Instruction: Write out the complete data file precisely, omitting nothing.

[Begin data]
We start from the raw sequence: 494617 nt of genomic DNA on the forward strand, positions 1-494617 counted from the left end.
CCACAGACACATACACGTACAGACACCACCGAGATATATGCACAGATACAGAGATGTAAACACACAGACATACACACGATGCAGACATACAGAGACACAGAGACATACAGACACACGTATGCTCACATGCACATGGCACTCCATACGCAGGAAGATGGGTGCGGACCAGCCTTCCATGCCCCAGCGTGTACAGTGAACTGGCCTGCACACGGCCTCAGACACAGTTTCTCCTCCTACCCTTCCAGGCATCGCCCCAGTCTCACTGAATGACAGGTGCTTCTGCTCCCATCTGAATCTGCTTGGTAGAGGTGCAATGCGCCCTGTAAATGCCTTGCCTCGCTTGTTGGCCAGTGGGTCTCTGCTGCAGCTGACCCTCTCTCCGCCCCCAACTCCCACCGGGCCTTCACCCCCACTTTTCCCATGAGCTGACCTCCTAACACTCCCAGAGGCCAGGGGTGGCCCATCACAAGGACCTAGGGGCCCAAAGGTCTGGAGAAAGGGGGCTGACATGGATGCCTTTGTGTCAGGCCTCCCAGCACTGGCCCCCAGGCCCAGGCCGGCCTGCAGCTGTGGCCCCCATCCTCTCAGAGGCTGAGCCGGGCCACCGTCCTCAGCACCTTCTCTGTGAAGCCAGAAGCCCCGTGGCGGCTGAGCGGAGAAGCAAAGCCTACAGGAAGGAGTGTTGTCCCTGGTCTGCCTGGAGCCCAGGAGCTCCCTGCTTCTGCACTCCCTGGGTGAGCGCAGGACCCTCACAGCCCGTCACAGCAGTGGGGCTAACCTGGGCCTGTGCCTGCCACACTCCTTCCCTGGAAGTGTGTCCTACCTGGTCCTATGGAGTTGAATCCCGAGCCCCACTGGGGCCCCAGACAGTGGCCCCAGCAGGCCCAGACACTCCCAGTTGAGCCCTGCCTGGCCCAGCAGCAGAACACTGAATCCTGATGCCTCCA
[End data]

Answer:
We start from the raw sequence: 494617 nt of genomic DNA on the forward strand, positions 1-494617 counted from the left end.
CCACAGACACATACACGTACAGACACCACCGAGATATATGCACAGATACAGAGATGTAAACACACAGACATACACACGATGCAGACATACAGAGACACAGAGACATACAGACACACGTATGCTCACATGCACATGGCACTCCATACGCAGGAAGATGGGTGCGGACCAGCCTTCCATGCCCCAGCGTGTACAGTGAACTGGCCTGCACACGGCCTCAGACACAGTTTCTCCTCCTACCCTTCCAGGCATCGCCCCAGTCTCACTGAATGACAGGTGCTTCTGCTCCCATCTGAATCTGCTTGGTAGAGGTGCAATGCGCCCTGTAAATGCCTTGCCTCGCTTGTTGGCCAGTGGGTCTCTGCTGCAGCTGACCCTCTCTCCGCCCCCAACTCCCACCGGGCCTTCACCCCCACTTTTCCCATGAGCTGACCTCCTAACACTCCCAGAGGCCAGGGGTGGCCCATCACAAGGACCTAGGGGCCCAAAGGTCTGGAGAAAGGGGGCTGACATGGATGCCTTTGTGTCAGGCCTCCCAGCACTGGCCCCCAGGCCCAGGCCGGCCTGCAGCTGTGGCCCCCATCCTCTCAGAGGCTGAGCCGGGCCACCGTCCTCAGCACCTTCTCTGTGAAGCCAGAAGCCCCGTGGCGGCTGAGCGGAGAAGCAAAGCCTACAGGAAGGAGTGTTGTCCCTGGTCTGCCTGGAGCCCAGGAGCTCCCTGCTTCTGCACTCCCTGGGTGAGCGCAGGACCCTCACAGCCCGTCACAGCAGTGGGGCTAACCTGGGCCTGTGCCTGCCACACTCCTTCCCTGGAAGTGTGTCCTACCTGGTCCTATGGAGTTGAATCCCGAGCCCCACTGGGGCCCCAGACAGTGGCCCCAGCAGGCCCAGACACTCCCAGTTGAGCCCTGCCTGGCCCAGCAGCAGAACACTGAATCCTGATGCCTCCA